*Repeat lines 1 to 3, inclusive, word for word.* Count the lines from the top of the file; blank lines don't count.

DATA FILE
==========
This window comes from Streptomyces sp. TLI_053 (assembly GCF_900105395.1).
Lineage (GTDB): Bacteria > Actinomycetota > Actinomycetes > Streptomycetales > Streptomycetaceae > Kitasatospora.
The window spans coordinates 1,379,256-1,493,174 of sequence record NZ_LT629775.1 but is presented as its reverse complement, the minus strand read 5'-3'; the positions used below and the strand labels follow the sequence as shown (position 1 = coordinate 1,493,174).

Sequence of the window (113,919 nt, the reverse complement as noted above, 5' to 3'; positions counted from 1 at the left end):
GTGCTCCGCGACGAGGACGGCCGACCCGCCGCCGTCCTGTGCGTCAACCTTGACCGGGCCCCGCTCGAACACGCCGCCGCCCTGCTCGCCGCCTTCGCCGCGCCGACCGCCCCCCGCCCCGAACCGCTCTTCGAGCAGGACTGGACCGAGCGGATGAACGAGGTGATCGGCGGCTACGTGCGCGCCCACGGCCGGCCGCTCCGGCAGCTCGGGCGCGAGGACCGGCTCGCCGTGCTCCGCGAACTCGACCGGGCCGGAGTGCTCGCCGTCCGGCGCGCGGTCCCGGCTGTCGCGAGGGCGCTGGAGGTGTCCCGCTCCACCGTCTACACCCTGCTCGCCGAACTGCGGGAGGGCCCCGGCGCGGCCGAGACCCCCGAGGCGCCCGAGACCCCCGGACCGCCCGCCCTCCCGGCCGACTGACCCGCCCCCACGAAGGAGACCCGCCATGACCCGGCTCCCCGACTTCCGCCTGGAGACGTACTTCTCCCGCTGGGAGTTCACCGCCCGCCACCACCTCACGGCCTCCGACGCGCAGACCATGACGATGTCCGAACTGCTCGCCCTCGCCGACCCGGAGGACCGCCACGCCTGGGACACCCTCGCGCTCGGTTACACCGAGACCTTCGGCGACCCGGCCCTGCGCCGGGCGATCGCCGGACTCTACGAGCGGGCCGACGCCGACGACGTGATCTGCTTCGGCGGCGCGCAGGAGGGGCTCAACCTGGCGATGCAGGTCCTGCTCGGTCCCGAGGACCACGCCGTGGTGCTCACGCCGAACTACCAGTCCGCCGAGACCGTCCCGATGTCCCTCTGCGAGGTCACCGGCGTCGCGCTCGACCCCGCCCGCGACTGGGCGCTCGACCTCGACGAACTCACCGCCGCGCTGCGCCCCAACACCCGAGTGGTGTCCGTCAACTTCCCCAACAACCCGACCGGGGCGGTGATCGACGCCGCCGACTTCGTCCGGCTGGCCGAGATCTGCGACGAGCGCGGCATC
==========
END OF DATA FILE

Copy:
This window comes from Streptomyces sp. TLI_053 (assembly GCF_900105395.1).
Lineage (GTDB): Bacteria > Actinomycetota > Actinomycetes > Streptomycetales > Streptomycetaceae > Kitasatospora.
The window spans coordinates 1,379,256-1,493,174 of sequence record NZ_LT629775.1 but is presented as its reverse complement, the minus strand read 5'-3'; the positions used below and the strand labels follow the sequence as shown (position 1 = coordinate 1,493,174).